Each of our 50 United States are wonderful in their own, unique ways, but some offer greater financial benefits to their residents than others. Whether you’re thinking about working remotely, moving closer to your kids or grandkids, or simply getting away from winter gloom, don’t forget that there are tax advantages to claim if you move to a lower-tax state.
Here are five things to keep in mind to reap the benefits of a new ZIP code:
- Establish Domicile. From a tax perspective, domicile and residence are two separate concepts. You can own multiple residences, but you can only have one domicile—and it’s your domicile that determines where you owe taxes. Simply owning property in a state is not enough. While states’ laws on establishing domicile vary, there are two rules that generally apply. First, your domicile must be your principal and permanent place of residence. Second, you must intend to return to and remain in that residence for an indefinite period of time.
- Show Intent. How do you prove to Uncle Sam that you intend to stick around in your new home? Here are some convincing specifics:
- You’re registered to vote there
- You have a network of local professionals (doctors, dentists, accountants, etc.)
- Your driver’s license and vehicles are registered there
- Your family heirlooms and other valuables are kept there
- You’ve joined local social organizations
- You have a gym membership
3. Track Time Spent. You have to spend over half of the year (183 days) at your new home for it to qualify as your principal place of residence. Keep track of receipts, travel charges, flight and cell phone records, etc. to prove you were living in your desired domicile for the majority of the year in case your tax filing triggers a residency audit.
4. Sever Ties to Your Previous Domicile. To strengthen your case, it’s wise to minimize ties with your old home. The easiest way to do that is to sell any real estate you own there. Or, if you plan to hold onto multiple homes, try to keep a low profile there for at least a few years. The tips listed above also work in reverse: Cancel your old gym memberships, close bank accounts, sever affiliations to clubs or organizations to help make the case that you are no longer a permanent resident.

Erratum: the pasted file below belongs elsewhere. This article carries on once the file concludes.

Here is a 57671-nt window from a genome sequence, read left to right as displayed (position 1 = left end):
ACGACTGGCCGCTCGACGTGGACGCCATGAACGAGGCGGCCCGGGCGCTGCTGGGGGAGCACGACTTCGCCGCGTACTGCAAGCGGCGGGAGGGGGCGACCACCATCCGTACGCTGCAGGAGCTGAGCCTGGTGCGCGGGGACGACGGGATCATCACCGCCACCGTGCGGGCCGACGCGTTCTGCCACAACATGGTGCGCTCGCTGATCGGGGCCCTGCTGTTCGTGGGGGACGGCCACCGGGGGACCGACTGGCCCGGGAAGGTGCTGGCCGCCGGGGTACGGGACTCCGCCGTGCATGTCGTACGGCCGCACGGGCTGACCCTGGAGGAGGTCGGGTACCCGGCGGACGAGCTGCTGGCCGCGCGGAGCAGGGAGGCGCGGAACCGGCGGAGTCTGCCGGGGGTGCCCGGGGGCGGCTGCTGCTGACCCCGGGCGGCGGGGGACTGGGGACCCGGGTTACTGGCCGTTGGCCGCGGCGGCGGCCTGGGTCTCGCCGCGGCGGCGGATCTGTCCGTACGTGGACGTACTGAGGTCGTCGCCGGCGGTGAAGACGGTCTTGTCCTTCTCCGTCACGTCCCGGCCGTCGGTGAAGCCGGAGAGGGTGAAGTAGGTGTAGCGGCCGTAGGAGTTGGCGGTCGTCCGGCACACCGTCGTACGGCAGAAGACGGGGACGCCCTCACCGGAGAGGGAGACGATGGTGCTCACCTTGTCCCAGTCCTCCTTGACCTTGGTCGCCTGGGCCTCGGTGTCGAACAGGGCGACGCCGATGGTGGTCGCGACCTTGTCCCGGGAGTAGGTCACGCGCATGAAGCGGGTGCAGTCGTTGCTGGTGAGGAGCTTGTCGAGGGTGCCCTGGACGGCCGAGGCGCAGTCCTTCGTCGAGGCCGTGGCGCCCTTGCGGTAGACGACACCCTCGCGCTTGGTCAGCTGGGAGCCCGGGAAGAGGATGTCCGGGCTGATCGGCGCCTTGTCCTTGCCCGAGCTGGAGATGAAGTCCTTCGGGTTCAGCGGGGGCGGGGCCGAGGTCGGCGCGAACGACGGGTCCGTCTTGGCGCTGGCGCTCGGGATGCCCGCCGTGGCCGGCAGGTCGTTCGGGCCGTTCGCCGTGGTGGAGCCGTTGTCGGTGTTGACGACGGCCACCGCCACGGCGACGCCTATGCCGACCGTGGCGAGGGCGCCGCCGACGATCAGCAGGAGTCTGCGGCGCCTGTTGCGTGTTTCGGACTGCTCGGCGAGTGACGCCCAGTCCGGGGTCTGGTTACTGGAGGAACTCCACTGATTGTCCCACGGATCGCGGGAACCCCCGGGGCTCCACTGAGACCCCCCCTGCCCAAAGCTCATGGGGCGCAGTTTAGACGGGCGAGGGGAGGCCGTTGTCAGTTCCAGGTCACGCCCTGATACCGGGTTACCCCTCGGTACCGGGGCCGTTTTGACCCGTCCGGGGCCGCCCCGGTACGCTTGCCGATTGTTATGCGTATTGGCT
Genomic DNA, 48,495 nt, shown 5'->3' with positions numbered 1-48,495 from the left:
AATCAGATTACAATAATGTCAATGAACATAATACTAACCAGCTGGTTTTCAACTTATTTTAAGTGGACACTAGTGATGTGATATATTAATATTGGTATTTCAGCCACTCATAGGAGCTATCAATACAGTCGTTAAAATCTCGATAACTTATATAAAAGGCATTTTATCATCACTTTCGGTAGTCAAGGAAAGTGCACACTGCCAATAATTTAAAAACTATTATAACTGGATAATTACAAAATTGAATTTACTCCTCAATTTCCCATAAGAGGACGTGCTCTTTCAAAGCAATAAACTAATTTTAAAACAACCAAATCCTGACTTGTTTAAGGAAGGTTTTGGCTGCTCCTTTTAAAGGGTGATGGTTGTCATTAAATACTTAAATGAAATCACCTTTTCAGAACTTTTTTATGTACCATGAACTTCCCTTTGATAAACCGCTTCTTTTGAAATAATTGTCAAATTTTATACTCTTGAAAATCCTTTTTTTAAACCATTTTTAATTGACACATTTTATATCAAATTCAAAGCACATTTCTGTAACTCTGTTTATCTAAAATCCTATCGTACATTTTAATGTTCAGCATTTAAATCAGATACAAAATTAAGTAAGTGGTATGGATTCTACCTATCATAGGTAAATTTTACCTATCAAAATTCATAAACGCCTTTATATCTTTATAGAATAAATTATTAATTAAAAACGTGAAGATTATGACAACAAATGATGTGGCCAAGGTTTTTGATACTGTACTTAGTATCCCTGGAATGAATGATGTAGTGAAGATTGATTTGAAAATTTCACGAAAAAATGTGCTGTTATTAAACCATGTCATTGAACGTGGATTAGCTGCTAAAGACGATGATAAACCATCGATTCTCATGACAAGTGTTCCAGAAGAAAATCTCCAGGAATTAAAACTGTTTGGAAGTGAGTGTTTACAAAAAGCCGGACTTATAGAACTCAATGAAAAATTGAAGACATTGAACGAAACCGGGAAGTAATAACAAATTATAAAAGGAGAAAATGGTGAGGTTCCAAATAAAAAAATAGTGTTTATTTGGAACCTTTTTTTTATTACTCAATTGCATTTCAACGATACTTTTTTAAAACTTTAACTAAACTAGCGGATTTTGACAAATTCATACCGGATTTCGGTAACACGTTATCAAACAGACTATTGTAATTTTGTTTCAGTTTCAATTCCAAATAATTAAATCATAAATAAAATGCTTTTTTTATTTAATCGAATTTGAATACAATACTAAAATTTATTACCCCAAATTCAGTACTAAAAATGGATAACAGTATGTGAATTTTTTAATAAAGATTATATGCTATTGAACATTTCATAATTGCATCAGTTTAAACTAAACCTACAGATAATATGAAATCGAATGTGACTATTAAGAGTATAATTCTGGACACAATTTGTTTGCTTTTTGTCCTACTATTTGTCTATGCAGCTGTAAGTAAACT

5. File Appropriately and Update Your Financial Plan. Once you’ve established your new domicile, make sure to file your federal income tax return using your new address. Depending on the state, you may also need to file a Declaration of Domicile document. And remember to keep your network of financial professionals in the loop. In particular, work with your attorney or adviser to update your estate plan to reflect new state laws.
As you can see from the above, establishing domicile in a new state isn’t easy. The IRS wants to be sure you have every intention of making this your new home. If you have any questions about your situation, please reach out to us. We are happy to help. After all, we are The Planner You Can Talk To.
This material is distributed for informational purposes only. The investment ideas and opinions contained herein should not be viewed as recommendations or personal investment advice or considered an offer to buy or sell specific securities. Data and statistics contained in this report are obtained from what we believe to be reliable sources; however, their accuracy, completeness or reliability cannot be guaranteed.
Our statements and opinions are subject to change without notice and should be considered only as part of a diversified portfolio. You may request a free copy of the firm’s Form ADV Part 2, which describes, among other items, risk factors, strategies, affiliations, services offered and fees charged.
Past performance is not an indication of future returns. Tax, legal and insurance information contained herein is general in nature, is provided for informational purposes only, and should not be construed as legal or tax advice, or as advice on whether to buy or surrender any insurance products. Personalized tax advice and tax return preparation is available through a separate, written engagement agreement with Adviser Investments Tax Solutions. We do not provide legal advice, nor sell insurance products. Always consult a licensed attorney, tax professional or licensed insurance professional regarding your specific legal or tax situation, or insurance needs.
Companies mentioned in this article are not necessarily held in client portfolios and our references to them should not be viewed as a recommendation to buy, sell or hold any of them.
© 2021 Adviser Investments, LLC. All Rights Reserved.